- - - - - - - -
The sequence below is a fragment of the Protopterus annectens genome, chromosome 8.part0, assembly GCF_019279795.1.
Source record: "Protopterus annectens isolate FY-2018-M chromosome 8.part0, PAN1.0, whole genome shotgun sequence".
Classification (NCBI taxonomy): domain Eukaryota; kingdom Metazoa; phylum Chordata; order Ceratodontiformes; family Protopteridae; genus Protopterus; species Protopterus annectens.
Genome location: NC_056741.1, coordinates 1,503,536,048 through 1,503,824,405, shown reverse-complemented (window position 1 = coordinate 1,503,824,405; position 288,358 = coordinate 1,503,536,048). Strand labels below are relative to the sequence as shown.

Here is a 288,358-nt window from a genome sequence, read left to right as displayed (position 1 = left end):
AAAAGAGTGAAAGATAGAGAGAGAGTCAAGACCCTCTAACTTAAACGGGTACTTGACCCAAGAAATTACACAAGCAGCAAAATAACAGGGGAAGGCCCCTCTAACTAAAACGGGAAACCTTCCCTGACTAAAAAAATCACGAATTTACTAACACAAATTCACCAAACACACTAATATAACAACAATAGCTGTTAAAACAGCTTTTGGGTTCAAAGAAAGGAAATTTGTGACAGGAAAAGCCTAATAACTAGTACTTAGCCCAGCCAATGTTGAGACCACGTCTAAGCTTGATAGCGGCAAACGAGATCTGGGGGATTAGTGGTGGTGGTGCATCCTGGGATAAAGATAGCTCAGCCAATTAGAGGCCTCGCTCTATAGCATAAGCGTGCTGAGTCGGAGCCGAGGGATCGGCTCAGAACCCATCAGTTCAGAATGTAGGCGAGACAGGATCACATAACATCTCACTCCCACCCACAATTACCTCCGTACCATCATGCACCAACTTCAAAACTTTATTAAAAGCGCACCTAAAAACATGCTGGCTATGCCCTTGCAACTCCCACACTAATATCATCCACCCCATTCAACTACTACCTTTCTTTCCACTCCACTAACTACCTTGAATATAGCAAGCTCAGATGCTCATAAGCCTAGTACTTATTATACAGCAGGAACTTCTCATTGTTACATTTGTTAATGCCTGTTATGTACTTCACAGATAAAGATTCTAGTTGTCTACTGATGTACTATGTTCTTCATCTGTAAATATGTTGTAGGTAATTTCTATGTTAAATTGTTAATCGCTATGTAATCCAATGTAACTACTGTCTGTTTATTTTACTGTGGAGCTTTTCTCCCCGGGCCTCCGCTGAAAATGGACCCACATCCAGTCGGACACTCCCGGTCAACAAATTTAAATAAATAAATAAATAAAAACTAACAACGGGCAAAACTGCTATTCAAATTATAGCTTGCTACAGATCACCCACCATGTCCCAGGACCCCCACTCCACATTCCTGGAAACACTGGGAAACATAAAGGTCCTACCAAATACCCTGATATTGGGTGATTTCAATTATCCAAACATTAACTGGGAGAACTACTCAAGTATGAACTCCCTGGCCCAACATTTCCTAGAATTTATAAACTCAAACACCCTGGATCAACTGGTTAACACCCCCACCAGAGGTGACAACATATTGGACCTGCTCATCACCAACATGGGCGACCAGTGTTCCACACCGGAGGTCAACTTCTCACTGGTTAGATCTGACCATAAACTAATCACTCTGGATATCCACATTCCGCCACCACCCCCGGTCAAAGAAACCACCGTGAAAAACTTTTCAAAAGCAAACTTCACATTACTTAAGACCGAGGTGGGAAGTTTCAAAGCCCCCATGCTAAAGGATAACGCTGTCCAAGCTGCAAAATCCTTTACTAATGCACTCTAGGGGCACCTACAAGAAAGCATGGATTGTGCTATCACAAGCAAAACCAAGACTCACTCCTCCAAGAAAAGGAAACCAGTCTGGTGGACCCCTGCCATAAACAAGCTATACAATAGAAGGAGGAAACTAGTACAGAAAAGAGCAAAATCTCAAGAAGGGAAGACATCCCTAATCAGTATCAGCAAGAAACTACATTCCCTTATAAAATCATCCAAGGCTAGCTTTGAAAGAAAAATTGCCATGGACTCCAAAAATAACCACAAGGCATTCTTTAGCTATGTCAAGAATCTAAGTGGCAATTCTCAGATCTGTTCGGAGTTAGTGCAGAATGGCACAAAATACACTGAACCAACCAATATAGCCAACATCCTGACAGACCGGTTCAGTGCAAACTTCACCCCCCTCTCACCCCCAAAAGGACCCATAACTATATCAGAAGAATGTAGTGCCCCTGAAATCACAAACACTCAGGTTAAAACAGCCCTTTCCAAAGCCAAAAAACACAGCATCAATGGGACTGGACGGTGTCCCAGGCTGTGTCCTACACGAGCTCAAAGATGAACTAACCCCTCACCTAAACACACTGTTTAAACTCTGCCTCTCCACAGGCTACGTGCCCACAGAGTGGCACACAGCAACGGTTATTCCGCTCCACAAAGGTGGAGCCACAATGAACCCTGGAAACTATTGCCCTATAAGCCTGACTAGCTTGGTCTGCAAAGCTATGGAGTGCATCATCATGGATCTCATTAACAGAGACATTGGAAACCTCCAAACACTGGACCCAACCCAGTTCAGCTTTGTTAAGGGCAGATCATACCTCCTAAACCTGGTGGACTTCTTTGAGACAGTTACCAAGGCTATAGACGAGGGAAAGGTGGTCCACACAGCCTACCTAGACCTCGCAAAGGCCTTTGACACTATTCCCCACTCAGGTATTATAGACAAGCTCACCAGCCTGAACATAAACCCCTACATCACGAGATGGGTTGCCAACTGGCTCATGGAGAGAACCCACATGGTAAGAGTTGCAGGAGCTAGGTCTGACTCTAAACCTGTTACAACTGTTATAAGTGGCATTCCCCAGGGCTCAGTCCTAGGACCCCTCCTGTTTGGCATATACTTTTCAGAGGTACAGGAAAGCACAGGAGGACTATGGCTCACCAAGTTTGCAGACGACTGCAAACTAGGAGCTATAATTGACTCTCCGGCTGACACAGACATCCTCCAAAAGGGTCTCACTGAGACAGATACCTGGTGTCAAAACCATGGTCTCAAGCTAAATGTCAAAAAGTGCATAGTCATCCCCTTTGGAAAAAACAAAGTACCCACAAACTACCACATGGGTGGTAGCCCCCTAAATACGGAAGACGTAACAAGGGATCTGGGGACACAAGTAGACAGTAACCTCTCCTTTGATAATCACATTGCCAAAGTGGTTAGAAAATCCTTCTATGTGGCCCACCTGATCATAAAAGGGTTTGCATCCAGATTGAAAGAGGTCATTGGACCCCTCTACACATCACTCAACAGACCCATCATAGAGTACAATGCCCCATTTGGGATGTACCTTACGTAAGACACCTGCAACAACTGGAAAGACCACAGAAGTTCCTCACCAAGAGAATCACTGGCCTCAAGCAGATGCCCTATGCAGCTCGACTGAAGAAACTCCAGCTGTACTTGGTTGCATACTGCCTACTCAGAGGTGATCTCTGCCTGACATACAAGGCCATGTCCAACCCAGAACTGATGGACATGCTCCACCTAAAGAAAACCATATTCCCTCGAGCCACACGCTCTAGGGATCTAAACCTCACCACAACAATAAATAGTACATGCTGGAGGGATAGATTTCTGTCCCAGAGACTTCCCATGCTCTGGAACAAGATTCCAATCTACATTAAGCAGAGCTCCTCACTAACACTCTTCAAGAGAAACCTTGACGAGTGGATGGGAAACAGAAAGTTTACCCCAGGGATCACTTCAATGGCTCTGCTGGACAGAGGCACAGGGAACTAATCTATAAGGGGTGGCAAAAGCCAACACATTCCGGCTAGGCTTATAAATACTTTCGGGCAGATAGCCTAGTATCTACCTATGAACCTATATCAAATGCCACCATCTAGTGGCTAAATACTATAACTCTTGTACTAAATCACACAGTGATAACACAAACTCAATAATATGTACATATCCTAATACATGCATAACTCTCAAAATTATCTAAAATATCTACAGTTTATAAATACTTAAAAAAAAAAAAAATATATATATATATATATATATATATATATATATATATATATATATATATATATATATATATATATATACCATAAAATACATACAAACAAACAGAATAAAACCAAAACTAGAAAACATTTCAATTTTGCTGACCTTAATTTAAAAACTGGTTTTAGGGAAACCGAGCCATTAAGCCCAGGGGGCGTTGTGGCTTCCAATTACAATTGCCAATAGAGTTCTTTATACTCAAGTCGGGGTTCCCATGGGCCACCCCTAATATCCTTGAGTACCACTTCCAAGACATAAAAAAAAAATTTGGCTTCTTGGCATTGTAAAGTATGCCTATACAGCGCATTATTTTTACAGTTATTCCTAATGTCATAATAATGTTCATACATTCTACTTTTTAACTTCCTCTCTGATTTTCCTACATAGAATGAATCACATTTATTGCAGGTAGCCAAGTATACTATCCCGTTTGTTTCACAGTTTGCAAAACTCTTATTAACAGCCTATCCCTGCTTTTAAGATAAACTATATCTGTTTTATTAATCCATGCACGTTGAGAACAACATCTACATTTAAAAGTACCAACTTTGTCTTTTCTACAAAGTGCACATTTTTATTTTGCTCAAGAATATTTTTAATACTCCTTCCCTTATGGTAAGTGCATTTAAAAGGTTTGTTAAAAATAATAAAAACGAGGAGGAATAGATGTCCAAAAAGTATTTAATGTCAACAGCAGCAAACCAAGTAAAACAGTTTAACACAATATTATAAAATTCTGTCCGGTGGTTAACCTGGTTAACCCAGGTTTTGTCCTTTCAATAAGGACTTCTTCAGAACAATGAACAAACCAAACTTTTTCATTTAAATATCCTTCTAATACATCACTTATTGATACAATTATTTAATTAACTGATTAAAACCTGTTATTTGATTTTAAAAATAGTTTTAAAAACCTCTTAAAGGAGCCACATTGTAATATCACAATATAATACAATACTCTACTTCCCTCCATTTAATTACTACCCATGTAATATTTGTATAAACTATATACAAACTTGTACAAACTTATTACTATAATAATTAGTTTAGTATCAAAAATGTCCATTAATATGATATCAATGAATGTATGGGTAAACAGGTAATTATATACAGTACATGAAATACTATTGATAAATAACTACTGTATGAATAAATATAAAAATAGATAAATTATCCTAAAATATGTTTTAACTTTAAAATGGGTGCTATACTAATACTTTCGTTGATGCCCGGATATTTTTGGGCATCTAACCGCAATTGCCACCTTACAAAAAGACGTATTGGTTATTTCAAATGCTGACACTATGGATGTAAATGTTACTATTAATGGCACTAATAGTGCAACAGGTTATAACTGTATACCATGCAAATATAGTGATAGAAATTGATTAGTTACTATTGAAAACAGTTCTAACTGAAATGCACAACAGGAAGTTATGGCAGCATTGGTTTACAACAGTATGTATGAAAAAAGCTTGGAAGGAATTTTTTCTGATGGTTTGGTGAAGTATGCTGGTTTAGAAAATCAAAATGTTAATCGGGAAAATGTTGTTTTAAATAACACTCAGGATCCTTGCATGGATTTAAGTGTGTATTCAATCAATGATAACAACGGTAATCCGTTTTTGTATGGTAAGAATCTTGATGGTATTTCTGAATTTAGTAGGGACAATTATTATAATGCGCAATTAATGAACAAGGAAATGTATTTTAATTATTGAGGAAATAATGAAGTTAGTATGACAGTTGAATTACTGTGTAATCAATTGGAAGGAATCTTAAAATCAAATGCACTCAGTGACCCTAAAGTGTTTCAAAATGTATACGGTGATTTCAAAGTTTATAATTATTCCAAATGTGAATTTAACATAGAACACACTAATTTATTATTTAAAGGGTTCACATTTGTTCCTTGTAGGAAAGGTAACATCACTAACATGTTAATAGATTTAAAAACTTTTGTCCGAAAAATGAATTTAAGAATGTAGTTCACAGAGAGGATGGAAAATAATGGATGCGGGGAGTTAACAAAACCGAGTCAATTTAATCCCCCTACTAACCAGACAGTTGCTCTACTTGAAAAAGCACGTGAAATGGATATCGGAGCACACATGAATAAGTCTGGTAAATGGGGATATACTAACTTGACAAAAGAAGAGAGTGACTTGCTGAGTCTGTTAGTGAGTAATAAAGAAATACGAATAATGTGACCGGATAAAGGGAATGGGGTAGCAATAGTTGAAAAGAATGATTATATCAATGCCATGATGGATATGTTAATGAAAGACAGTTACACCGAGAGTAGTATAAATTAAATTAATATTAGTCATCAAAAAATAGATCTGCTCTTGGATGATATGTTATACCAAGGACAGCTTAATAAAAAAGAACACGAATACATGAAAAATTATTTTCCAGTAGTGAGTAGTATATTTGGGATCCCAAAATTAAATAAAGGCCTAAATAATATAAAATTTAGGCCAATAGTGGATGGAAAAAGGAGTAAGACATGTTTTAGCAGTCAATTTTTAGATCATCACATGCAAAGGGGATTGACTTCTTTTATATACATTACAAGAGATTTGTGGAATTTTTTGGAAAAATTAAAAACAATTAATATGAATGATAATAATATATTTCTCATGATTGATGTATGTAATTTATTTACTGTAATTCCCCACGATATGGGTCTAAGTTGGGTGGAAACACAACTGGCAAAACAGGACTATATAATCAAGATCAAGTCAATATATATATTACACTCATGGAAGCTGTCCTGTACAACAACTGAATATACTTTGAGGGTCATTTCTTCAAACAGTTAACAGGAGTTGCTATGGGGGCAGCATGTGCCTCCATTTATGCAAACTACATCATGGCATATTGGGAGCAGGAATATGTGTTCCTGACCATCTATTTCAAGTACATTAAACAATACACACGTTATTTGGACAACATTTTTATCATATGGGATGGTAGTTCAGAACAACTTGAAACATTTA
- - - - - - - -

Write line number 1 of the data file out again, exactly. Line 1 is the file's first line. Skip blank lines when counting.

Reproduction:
The sequence below is a fragment of the Protopterus annectens genome, chromosome 8.part0, assembly GCF_019279795.1.